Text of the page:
Matthew 27

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Matthew 27 is the 27th chapter in the Gospel of Matthew, part of the New Testament. It can be divided into the following subsections:

Overview[edit]

Matthew describes the trial, crucifixion and burial of Jesus.

Jesus is taken to Pontius Pilate, the Roman governor of Judea. At the same time, Judas Iscariot, who had betrayed Jesus, sees his former teacher and is overcome by remorse. Judas brings back the 30 pieces of silver which had been offered to him by the priests of Judea as recompense for identifying his master to Caiphas, throwing them down in the temple, and then leaves to commit suicide. Meanwhile, Jesus impresses Pilate, who is taken aback by Jesus's silent dignity at his questioning. Pilate begins to address the crowd, and asks them to choose between freeing a vindictive prisoner known as Barabbas, or Jesus. The crowd respond passionately, repeating "Let Him (Christ) be crucified"! Pilate, bewildered by this, asks the crowd for a reason for their choice. Instead, they continue to call ever more loudly for the crucifixion of Jesus.

Pontius comes to see that he cannot reason with the crowd. Instead, he tries to absolve himself of his responsibility in the case, washing his hands in a basin and saying to the crowd: "I am innocent of the blood of this just Person. You see to it."

Jesus is led away to Golgotha (place of a skull), he is offered wine mingled with gall, but does not drink it. The soldiers cast lots for his garments once he is crucified. Those who passed him deride him, taunting him to come down from the cross, saying "He trusts in God, let God deliver him now".

At three o'clock Jesus cries "My God, why have you forsaken me?", and starts to give up on his life. One passer-by offers Jesus some wine to drink but the group tell him "Wait, let us see if Elijah comes to save him". They misunderstand Jesus's pleas, as he is in tremendous physical pain. Jesus cries out once more, but eventually dies.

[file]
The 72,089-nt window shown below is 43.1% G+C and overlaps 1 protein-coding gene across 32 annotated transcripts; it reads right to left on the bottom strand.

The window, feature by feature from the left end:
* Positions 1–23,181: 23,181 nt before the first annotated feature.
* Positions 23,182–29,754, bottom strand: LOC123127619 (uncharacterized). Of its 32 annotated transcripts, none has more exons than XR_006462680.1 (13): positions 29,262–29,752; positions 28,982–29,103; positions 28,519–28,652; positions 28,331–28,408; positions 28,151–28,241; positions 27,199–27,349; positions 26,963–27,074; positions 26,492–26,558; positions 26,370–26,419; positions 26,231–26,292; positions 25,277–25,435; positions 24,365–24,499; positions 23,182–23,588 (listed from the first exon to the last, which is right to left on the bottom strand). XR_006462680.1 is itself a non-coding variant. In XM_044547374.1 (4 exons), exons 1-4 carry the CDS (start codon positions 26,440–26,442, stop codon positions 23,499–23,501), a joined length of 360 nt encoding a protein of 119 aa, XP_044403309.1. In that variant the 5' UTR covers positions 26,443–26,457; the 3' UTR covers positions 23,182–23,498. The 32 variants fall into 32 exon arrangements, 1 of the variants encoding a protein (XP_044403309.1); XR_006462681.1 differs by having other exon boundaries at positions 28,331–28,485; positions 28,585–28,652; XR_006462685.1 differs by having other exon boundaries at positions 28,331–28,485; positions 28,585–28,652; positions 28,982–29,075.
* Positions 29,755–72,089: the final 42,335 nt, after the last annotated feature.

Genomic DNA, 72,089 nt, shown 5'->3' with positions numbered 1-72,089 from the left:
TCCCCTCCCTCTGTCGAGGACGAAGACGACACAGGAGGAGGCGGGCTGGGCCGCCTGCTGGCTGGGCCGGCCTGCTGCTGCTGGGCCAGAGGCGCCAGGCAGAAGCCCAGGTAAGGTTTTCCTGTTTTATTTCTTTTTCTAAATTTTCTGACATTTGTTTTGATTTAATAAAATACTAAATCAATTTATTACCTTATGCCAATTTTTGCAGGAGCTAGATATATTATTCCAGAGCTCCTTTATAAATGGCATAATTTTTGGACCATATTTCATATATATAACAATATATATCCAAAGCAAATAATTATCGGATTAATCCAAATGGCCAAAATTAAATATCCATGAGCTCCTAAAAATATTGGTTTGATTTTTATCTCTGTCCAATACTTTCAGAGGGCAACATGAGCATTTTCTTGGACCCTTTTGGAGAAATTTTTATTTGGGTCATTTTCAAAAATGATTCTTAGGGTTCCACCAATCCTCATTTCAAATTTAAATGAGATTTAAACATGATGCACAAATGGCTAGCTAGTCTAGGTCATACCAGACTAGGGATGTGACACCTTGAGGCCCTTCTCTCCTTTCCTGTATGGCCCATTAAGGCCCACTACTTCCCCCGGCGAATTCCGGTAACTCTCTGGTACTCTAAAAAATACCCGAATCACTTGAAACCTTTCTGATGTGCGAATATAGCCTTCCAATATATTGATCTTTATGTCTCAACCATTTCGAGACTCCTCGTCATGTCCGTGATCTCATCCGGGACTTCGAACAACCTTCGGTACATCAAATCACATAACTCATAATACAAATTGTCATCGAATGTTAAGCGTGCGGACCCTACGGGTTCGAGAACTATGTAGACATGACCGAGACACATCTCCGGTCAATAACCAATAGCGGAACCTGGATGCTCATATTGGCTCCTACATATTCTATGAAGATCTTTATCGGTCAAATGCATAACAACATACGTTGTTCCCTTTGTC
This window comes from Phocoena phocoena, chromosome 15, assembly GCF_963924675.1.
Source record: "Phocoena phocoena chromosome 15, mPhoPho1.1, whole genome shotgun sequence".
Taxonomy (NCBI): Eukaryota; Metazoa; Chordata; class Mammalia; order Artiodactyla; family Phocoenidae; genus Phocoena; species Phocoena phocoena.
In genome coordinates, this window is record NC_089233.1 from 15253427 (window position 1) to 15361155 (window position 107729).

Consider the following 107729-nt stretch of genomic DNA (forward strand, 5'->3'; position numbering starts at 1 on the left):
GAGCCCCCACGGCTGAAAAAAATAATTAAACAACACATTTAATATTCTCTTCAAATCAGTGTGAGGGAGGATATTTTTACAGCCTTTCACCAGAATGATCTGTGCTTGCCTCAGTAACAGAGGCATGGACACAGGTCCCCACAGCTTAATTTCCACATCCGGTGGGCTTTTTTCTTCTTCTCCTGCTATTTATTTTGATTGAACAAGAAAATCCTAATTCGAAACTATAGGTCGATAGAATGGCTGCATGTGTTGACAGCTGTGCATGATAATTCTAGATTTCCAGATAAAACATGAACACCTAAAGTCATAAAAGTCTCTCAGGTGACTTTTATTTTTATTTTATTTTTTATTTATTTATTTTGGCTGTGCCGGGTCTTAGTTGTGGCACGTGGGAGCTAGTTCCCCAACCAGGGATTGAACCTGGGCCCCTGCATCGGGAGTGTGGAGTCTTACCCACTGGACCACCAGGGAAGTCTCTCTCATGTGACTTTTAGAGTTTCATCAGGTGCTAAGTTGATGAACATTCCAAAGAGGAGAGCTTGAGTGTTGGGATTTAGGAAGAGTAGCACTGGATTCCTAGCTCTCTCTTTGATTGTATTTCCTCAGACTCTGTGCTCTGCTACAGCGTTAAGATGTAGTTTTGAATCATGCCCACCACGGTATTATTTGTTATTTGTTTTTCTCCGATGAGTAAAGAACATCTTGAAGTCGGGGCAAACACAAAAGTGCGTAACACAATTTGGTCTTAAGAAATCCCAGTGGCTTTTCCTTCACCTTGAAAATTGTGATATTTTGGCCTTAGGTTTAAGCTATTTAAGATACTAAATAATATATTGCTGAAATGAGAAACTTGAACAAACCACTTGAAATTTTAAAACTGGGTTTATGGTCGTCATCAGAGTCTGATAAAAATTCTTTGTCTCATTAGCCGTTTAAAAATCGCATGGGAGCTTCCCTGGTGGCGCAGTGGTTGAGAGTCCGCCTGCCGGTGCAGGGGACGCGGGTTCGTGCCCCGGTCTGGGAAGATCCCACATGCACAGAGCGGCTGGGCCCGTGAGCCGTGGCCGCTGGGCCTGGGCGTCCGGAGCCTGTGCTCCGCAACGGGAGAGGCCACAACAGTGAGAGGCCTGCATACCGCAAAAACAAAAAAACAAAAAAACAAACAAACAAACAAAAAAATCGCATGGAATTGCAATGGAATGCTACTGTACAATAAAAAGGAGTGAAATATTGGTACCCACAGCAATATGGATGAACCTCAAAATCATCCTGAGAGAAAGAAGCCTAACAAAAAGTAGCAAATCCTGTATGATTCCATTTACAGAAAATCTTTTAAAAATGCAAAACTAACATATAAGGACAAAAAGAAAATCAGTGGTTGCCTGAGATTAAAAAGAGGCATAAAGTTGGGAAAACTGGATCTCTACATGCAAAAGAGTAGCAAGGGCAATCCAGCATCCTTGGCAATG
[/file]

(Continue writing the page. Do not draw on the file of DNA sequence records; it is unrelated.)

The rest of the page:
Suddenly, rocks start to split, and an earthquake occurs, and there follows, after Jesus' resurrection, a resurrection of the dead saints, who enter the holy city. This indicates how the earth has been shaken by the death of the Son of God. Centurions stare on at Jesus in disbelief, as do other bystanders.

On the night following Jesus's death, Joseph of Arimathea, a disciple of Jesus, asks for the body of Jesus. Pilate permits this, and Joseph, wrapping the body in a linen cloth, buries the body and rolls a stone against the entrance of the tomb, sealing it from looters and gravediggers.

Meanwhile, the priests and pharisees remember Jesus's remark that "After three days I will rise". The chapter concludes with Pilate sending a Roman detachment of troops to guard the tomb, in case of an invasion of the tomb by Christ's disciples.

Matthew's crucifixion story draws many parallels to Mark's crucifixion story. However, Matthew follows the recurring theme throughout his gospel by providing deeper descriptions than Mark.

Analysis[edit]

Matthew's crucifixion scene runs for only sixteen verses from 27:35 to 27:51, the same as in the Gospel of Mark, but one more than the Gospel of Luke, and three more than the Gospel of John. It is postulated that all writers wished to simply recall the facts surrounding Jesus's death, rather than engage in theological reflection.

Mark 15:24, Luke 23:33, John 19:18, Matthew 27:35 all share a succinct summary of the crucifixion, in that they all say, "They crucified Him". Only Mark and John, give an account of the time of Jesus's death ("The third hour" in Mark 15:25, and the "sixth hour" in John 19:14-15), whereas Luke, and Matthew himself do not.

There is disagreement between the Gospels as to what the last words of Jesus were. Matthew 27:46 and Mark 15:34 declares that Jesus's last words were: "Why have you forsaken me"?, disagreeing with Luke 23:46 ("Father, into thy hands I commend my spirit"), and John 19:30, ("It is finished").

Further contradictions are clear between the Gospels as to whether Jesus carried his own cross or not. In the Gospel of Matthew, Luke and Mark, Jesus gets assistance from Simon of Cyrene, whereas in the Gospel of John Jesus carries the cross by himself.

References[edit]


Preceded by
Matthew 26
Chapters of the New Testament
Gospel of Matthew
Succeeded by
Matthew 28